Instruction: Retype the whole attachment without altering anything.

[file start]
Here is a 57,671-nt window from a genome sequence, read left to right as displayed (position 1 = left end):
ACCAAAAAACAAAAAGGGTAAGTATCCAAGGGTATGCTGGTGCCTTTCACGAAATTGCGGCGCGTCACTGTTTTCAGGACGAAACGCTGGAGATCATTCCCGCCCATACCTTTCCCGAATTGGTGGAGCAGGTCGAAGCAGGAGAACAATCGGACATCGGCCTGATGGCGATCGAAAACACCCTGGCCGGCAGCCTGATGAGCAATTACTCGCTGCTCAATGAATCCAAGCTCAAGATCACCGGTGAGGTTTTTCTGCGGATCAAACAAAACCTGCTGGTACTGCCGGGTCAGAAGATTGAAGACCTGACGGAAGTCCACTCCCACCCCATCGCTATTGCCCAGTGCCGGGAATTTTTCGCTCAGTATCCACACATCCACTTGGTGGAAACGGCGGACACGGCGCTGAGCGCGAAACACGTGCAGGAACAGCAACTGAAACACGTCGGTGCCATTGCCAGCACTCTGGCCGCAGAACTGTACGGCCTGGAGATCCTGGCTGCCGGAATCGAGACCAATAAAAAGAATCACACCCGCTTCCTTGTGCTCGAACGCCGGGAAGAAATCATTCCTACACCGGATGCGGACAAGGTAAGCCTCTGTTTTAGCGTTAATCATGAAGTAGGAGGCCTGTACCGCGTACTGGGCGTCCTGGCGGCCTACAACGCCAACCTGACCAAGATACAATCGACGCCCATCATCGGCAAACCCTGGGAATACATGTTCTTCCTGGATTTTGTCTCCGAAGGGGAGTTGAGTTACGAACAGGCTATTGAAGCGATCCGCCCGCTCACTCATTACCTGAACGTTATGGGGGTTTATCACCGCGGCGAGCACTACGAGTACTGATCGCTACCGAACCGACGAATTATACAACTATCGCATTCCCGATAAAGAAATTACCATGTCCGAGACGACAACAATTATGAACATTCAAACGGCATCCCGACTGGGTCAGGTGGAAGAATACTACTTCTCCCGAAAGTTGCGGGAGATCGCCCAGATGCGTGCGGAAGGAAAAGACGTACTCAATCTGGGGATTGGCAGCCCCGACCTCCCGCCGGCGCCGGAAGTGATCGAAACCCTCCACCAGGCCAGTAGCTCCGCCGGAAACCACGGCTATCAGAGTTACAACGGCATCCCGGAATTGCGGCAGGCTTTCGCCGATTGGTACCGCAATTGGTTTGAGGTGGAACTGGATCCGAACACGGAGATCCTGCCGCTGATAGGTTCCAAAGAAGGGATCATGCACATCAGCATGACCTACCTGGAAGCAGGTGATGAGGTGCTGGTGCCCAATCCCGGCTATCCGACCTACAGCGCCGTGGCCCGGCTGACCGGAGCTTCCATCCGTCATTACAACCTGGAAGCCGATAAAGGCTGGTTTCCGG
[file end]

Here is a 57,671-nt window from a genome sequence, read left to right as displayed (position 1 = left end):
ACCAAAAAACAAAAAGGGTAAGTATCCAAGGGTATGCTGGTGCCTTTCACGAAATTGCGGCGCGTCACTGTTTTCAGGACGAAACGCTGGAGATCATTCCCGCCCATACCTTTCCCGAATTGGTGGAGCAGGTCGAAGCAGGAGAACAATCGGACATCGGCCTGATGGCGATCGAAAACACCCTGGCCGGCAGCCTGATGAGCAATTACTCGCTGCTCAATGAATCCAAGCTCAAGATCACCGGTGAGGTTTTTCTGCGGATCAAACAAAACCTGCTGGTACTGCCGGGTCAGAAGATTGAAGACCTGACGGAAGTCCACTCCCACCCCATCGCTATTGCCCAGTGCCGGGAATTTTTCGCTCAGTATCCACACATCCACTTGGTGGAAACGGCGGACACGGCGCTGAGCGCGAAACACGTGCAGGAACAGCAACTGAAACACGTCGGTGCCATTGCCAGCACTCTGGCCGCAGAACTGTACGGCCTGGAGATCCTGGCTGCCGGAATCGAGACCAATAAAAAGAATCACACCCGCTTCCTTGTGCTCGAACGCCGGGAAGAAATCATTCCTACACCGGATGCGGACAAGGTAAGCCTCTGTTTTAGCGTTAATCATGAAGTAGGAGGCCTGTACCGCGTACTGGGCGTCCTGGCGGCCTACAACGCCAACCTGACCAAGATACAATCGACGCCCATCATCGGCAAACCCTGGGAATACATGTTCTTCCTGGATTTTGTCTCCGAAGGGGAGTTGAGTTACGAACAGGCTATTGAAGCGATCCGCCCGCTCACTCATTACCTGAACGTTATGGGGGTTTATCACCGCGGCGAGCACTACGAGTACTGATCGCTACCGAACCGACGAATTATACAACTATCGCATTCCCGATAAAGAAATTACCATGTCCGAGACGACAACAATTATGAACATTCAAACGGCATCCCGACTGGGTCAGGTGGAAGAATACTACTTCTCCCGAAAGTTGCGGGAGATCGCCCAGATGCGTGCGGAAGGAAAAGACGTACTCAATCTGGGGATTGGCAGCCCCGACCTCCCGCCGGCGCCGGAAGTGATCGAAACCCTCCACCAGGCCAGTAGCTCCGCCGGAAACCACGGCTATCAGAGTTACAACGGCATCCCGGAATTGCGGCAGGCTTTCGCCGATTGGTACCGCAATTGGTTTGAGGTGGAACTGGATCCGAACACGGAGATCCTGCCGCTGATAGGTTCCAAAGAAGGGATCATGCACATCAGCATGACCTACCTGGAAGCAGGTGATGAGGTGCTGGTGCCCAATCCCGGCTATCCGACCTACAGCGCCGTGGCCCGGCTGACCGGAGCTTCCATCCGTCATTACAACCTGGAAGCCGATAAAGGCTGGTTTCCGG